The Problem With Books About Prayer

The problem with books about prayer is that they tend to stop us praying. What I mean is, instead of getting down to the business of trying to pray, we spend time reading about it; and the more we read, the more discouraged we often become. This wonderful, mystical adventure the writers promise, where is it? How does this dreary half-hour on my knees or that vacant sitting still on a chair, trying to summon some soul energy, measure up? Where am I going wrong?

17 August marks the anniversary of the death of one of the great English contemplatives, D. Gertrude More; and she had exactly the same problem, though in her case, the books about prayer she found uncongenial were the kind I myself have difficulty with. She did not find formal meditation helpful. Only when Fr Augustine Baker showed her a simpler, older way of praying did she discover that the Lord had been inviting her to pray all her life; and once she discovered that, there was no stopping her. When she died at the early age of 28, she was widely regarded as a woman of singular holiness.

The best advice anyone can give is Dom John Chapman’s ‘pray as you can, not as you can’t.’ Of course, there are some things we may find helpful (see, for example, the pointers given here) but we each have to find our own way. The great adventure of prayer will have its difficulties and its longeurs, but like any relationship, it grows and changes over time until, ultimately, there is nothing left but that great Love which draws us to himself.

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The Prayer of Incompetence and Failure

From time to time someone will ask how to pray ‘better’. When we tease out what is troubling the questioner, it usually turns out that he or she expects something to ‘happen’ in prayer; and when it doesn’t, feels a failure. Of course, something always  does ‘happen’ in prayer, but not always what we were expecting or hoping for. Remember Naaman and his indignation at being told to wash seven times in the Jordan when he was expecting Elisha to come out and perform some quasi-magical ceremony for him? We can be like that in prayer. We want things to go according to our notions, but God has his own ideas and they are rarely the same as ours.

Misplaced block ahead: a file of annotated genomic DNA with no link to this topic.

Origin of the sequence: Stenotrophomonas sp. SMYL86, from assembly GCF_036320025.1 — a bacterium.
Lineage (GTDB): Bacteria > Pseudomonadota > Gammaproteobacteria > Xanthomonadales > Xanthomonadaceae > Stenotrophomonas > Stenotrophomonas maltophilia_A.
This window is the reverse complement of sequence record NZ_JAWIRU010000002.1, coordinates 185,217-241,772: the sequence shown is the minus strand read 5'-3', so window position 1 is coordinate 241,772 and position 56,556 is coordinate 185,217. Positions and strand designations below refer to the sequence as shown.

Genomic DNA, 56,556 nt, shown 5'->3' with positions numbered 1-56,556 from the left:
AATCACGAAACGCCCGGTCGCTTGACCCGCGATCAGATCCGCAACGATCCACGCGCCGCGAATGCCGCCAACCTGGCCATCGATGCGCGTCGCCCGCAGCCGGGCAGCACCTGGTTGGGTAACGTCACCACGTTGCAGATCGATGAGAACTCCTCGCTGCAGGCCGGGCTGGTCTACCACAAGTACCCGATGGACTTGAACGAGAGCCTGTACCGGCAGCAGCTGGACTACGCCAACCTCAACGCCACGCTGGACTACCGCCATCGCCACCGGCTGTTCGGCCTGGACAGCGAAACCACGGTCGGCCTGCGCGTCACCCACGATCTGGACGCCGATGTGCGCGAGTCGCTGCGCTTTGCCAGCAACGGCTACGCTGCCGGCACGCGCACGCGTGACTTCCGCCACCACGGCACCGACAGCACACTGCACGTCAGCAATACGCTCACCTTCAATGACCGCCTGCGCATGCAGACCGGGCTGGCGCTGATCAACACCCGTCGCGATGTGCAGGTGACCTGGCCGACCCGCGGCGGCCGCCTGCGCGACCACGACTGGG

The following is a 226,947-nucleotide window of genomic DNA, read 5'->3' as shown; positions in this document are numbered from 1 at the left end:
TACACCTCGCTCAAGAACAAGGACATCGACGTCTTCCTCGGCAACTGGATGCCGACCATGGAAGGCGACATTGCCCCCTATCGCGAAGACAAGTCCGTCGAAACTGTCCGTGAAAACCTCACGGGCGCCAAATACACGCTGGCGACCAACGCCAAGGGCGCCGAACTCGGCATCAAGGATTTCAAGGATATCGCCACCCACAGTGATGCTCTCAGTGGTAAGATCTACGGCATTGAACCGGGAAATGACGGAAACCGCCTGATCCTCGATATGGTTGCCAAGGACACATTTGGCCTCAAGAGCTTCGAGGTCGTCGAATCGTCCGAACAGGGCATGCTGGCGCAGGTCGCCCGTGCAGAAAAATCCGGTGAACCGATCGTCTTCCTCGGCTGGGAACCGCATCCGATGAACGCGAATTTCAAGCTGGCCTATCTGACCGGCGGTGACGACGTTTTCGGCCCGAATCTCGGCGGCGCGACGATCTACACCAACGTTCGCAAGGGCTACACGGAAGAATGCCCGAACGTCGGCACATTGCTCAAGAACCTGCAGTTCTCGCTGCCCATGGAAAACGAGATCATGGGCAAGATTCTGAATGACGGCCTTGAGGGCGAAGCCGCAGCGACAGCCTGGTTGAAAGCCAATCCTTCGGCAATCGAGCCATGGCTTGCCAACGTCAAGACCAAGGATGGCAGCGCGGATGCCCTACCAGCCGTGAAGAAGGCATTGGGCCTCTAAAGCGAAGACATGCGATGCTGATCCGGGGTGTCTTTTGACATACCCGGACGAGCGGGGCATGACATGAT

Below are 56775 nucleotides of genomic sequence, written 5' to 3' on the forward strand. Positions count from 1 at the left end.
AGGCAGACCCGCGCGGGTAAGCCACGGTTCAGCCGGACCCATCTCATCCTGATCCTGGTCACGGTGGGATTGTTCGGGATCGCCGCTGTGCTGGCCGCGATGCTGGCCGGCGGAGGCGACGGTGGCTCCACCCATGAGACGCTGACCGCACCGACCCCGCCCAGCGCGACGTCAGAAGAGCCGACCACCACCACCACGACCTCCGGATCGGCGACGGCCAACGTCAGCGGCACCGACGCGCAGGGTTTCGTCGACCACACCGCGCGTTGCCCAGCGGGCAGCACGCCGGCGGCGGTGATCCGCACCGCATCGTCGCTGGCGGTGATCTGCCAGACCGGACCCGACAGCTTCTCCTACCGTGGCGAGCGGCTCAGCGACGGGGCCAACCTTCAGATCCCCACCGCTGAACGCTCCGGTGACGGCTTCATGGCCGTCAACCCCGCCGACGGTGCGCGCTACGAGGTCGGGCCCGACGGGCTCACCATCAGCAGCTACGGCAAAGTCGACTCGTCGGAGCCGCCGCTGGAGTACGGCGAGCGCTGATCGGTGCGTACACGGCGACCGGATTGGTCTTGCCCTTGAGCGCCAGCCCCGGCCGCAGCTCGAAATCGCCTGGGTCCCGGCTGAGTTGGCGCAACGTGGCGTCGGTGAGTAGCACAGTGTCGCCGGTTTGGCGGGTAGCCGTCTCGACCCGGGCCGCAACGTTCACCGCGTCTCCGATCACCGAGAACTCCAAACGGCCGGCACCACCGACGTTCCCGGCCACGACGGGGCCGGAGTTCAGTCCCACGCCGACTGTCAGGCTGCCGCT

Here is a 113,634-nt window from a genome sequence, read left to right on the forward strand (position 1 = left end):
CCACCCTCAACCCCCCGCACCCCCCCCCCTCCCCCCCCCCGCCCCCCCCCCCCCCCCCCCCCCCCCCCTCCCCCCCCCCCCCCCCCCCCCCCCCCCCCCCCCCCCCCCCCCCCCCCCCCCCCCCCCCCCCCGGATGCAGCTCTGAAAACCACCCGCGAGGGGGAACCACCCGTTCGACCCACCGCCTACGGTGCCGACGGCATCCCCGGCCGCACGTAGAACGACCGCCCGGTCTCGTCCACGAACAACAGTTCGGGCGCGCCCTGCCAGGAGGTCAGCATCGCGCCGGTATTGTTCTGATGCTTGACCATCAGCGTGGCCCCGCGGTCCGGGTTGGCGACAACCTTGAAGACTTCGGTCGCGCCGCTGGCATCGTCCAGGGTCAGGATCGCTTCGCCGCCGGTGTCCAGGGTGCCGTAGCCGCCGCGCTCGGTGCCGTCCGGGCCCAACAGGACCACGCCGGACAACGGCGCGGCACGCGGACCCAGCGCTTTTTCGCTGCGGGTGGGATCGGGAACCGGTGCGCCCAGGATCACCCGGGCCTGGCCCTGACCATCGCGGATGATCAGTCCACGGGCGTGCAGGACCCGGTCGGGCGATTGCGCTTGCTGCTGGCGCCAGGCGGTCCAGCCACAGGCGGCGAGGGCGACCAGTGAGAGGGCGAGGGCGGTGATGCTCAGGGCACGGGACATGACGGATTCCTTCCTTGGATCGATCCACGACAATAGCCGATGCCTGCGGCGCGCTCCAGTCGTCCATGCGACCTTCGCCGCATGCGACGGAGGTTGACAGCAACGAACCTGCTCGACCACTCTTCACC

One of the first lessons any of us has to learn is to pray as we can. We need to keep in  mind that God is in charge and rather keener on this prayer business than we are. Our enthusiasm tends to come by fits and starts. Not so God’s. He has been planning this moment of closeness with us from all eternity. That can be an encouraging thought when prayer seems dry and pointless, when all we experience is incompetence and failure. The secret is to keep at it, to go on trustingly with our prayer times. One of the lovely phrases George Herbert used to describe prayer was ‘the heart in pilgrimage’. Anyone who has undertaken a real pilgrimage, walked the Camino de Santiago, for example, will know that temptations to give up crowd in when one is tired and footsore, but one just goes on. So it is with prayer. Incompetence, failure, what do they matter when God has promised us his very self?

Note
There are some simple guidelines for prayer on our main website, here.

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